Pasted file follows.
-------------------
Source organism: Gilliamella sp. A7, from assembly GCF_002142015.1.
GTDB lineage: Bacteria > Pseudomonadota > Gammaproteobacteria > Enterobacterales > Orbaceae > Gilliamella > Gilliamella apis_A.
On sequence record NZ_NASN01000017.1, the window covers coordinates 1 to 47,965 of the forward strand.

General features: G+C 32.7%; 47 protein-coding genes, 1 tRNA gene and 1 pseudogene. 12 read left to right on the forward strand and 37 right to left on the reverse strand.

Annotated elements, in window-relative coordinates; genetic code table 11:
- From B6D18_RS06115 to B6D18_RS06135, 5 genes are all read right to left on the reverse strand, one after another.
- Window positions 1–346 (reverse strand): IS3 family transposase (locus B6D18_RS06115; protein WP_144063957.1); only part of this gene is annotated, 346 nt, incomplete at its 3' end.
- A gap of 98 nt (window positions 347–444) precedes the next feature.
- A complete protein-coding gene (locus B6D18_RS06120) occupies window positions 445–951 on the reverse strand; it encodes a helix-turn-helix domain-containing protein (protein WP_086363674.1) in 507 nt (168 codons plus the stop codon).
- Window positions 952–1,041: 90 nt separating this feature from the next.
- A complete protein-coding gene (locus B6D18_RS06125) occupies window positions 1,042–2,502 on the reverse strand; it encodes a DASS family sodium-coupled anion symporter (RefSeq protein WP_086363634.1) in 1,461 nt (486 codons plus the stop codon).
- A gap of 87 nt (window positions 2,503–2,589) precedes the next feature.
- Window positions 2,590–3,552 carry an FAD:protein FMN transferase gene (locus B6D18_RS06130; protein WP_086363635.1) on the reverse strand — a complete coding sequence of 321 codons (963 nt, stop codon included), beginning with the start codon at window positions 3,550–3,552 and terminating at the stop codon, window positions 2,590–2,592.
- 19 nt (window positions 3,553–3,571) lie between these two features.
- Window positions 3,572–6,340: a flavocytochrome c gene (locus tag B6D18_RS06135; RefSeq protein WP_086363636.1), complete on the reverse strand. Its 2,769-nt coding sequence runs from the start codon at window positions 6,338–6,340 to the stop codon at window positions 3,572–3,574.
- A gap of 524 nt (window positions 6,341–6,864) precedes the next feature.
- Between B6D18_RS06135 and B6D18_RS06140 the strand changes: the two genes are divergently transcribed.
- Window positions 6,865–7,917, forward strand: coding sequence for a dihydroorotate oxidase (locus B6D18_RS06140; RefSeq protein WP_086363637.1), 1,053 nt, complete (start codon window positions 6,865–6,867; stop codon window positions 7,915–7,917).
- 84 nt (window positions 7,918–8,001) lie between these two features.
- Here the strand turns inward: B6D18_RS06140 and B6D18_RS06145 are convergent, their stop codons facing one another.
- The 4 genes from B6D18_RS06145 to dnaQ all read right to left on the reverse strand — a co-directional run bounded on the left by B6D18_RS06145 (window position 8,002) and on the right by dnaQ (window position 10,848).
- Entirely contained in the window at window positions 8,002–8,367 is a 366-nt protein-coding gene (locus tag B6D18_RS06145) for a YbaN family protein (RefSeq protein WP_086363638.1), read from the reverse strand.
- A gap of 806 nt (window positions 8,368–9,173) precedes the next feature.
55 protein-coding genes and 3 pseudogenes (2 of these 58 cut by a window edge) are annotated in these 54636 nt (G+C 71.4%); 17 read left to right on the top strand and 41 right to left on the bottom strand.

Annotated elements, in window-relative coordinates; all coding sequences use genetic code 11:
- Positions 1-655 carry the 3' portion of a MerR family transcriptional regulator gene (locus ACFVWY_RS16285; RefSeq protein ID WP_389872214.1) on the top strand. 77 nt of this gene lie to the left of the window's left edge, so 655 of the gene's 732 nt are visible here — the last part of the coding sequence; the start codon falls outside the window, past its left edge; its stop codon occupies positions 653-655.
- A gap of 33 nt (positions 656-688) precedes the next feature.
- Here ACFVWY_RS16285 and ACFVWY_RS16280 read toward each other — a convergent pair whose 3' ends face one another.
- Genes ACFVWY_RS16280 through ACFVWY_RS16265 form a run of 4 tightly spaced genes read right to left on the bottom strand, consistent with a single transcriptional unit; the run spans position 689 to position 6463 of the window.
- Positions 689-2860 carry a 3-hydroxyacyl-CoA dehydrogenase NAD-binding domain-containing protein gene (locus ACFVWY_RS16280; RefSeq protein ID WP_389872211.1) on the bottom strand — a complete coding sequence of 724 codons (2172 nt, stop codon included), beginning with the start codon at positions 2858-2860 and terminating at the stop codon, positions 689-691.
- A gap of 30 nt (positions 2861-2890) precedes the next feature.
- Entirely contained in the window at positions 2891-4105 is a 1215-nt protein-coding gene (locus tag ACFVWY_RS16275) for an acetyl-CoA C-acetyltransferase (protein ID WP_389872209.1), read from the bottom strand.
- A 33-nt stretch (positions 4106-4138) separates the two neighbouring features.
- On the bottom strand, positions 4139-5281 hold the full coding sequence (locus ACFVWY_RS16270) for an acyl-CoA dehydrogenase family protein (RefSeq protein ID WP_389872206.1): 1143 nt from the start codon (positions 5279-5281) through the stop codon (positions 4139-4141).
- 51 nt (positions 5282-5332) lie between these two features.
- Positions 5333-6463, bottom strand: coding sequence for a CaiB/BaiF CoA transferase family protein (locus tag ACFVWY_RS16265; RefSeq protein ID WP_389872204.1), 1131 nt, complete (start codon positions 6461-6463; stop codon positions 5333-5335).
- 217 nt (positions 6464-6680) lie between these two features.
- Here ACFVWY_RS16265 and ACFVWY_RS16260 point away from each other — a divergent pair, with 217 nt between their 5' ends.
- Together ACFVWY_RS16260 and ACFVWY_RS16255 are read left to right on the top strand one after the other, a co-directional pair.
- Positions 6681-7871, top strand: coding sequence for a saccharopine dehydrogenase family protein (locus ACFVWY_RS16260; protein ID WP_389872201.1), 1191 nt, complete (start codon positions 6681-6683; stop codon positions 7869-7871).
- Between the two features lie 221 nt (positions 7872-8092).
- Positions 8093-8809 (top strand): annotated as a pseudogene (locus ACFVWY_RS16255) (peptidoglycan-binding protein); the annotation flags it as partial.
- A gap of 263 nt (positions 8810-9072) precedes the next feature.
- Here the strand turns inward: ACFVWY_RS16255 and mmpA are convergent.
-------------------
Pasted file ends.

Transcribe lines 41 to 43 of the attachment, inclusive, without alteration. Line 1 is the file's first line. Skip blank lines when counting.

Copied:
- Between the two features lie 221 nt (positions 7872-8092).
- Positions 8093-8809 (top strand): annotated as a pseudogene (locus ACFVWY_RS16255) (peptidoglycan-binding protein); the annotation flags it as partial.
- A gap of 263 nt (positions 8810-9072) precedes the next feature.